An ocean trout dish from Shinmai in Oakland. Photo: Jeremy Chiu

The Bay Area’s recent obsession with Japanese cuisine is alive and well, as evidenced by the number of izakaya, omakase, ramen and sushi spots that have opened in the past two years. Add one more to that list with the late-summer opening of Shinmai, an izakaya hot spot in Uptown Oakland, where traditional ingredients and familiar flavors mingle in innovative and often unexpected ways.

Literally translated as “new rice,” Shinmai is the name for the first rice crop harvest of the season. It differs from later crops by its nuanced variations in taste and texture, which make it highly sought after. It is, in a word, “fresh.” Much like the rice it is named for, Shinmai as a restaurant presents fresh variations of Japanese cuisine.

The menu, which is the collaborative effort of co-owners Yingji Huang and chef Andy Liu (Kakui) and former executive chef Jerrod Doss (as of publication of this article, Doss is no longer at Shinmai), features a modest selection of elegant raw dishes, savory small plates (izakaya), char-grilled meat and vegetables (robata), and two types of ramen (vegetable and tonkotsu).

Izakaya fare is Japanese bar food, dishes to be enjoyed while drinking. Robata is both the word for the charcoal grill itself, and the method of cooking on these grills. Traditionally, robata fare is often simple and small portions of grilled skewered meats and vegetables, like beef kebabs or corn on the cob, but with the addition of traditional Japanese ingredients — like dashi, miso, and yuzu. Between the two of us, my dining partner and I put down a beautiful plate of silky ocean trout, two izakaya dishes and two robata dishes before even getting to our ramen.

The fried potato salad at Shinmai in Oakland. Photo: Jeremy Chiu

The menu descriptions at Shinmai are simple listings of key ingredients, which are useful but don’t always do justice to the gestalt of each plate. Take, for example, the fried potato salad, a savory warm dish of crunchy crisp potatoes seasoned with salty furikake (Japanese rice seasoning), smothered in earthy truffle aioli and topped with brilliant bright orange tobiko (flying fish roe). Had my server not suggested it, I might never have ordered what turned out to be one of the best and most surprising dishes of the evening.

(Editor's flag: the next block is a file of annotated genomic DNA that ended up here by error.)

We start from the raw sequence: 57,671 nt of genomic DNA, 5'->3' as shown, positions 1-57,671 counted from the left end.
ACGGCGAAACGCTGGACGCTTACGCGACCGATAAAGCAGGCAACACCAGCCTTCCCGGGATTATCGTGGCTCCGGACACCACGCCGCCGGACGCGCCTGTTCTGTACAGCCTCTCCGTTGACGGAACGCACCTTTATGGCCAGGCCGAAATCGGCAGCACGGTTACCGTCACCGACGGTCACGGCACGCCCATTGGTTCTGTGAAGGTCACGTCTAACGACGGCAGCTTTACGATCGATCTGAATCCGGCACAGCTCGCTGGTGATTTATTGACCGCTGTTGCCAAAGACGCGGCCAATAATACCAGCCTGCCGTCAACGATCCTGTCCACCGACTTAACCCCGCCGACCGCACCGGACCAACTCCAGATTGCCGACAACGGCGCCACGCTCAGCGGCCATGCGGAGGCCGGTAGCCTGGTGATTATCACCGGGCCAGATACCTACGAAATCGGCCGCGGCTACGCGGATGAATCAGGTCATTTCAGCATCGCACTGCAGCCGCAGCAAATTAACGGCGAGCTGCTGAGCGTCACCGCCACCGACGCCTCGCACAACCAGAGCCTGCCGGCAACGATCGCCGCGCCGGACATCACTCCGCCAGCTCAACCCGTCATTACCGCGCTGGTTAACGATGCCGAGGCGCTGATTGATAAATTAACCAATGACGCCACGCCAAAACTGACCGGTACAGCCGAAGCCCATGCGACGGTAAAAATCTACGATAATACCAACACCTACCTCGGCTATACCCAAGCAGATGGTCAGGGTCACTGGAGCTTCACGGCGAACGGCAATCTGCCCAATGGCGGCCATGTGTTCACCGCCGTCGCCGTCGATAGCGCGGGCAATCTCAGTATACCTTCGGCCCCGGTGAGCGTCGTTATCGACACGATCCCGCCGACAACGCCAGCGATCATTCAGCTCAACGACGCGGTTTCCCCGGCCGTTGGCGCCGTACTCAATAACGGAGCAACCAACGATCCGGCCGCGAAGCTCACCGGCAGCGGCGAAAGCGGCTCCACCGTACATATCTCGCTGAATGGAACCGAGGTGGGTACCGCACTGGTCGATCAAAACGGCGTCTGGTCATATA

The drink menu includes a short list of wines and Japanese beers, complemented by a handful of original cocktails that mix standard spirits with unexpected ingredients, such as five spice bitters, Dolin-infused peach tea, yuzu soda, and Szechuan-grapefruit cordial. While the shochu-based chu-hai is crisp and refreshing, the mezcal-based Where’s Valdez offers a boozier beverage that is smoky and creamy. Shinmai also boasts a hand-picked selection of whisky and sake.

Photo: Jeremy Chiu

The restaurant itself — which is tricky to identify on account of there being no outdoor signage — is modern yet casual, and features dark wood floors, a slatted drop ceiling, and larger open windows. An elegant bar, which sits at the front of the restaurant, is echoed by a row of high top chairs that directly look into a bright open kitchen, concealed from the dining room by a layer of glass. The interior’s dim tones and minimal natural lighting are a bit of a shame for maximum enjoyment of such beautiful food.

Servers are highly personable and quite knowledgeable of both the menu and its inspiration, which is a plus for any newcomers to Japanese ingredients. Pacing was off on the evening of our visit, with long gaps in between and the dishes coming at random, but perhaps that’s to be expected as the kitchen gets used to serving the expansive dining room.

The tonkotsu ramen at Shinmai. Photo: Jeremy Chiu

The highlight of my visit was the luxurious ribeye skewers, which were cooked to tender perfection and seasoned with black garlic and ginger tare (the Japanese equivalent of barbecue sauce). The ocean trout, which is beautifully plated with bright orange streaks of a piquillo-based sauce, would have been more enjoyable had it not come in the middle of our izakaya and robata dishes, which felt out-of-place alongside those dishes. Exceptional additions, like fluffy cooked egg that crumbles to powder, spruced up simple dishes like sauteed broccolini, but even this showmanship didn’t seemed to warrant an $11 price tag. Large bowls of brimming hot ramen made for a more economical option, and I highly recommend adding the red glob of spicy himitsu (“secret” in Japanese) paste for an extra dollar. For dessert, do not miss the honey-fig panna cotta, which is remarkably thick and finished with smoky shiso oil and citrus.

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Freelancer Amanda Kuehn Carroll is originally from the cornfields of Nebraska, but she has spent most of her life wandering and wondering, often getting lost in the process. She is fascinated by the complexity...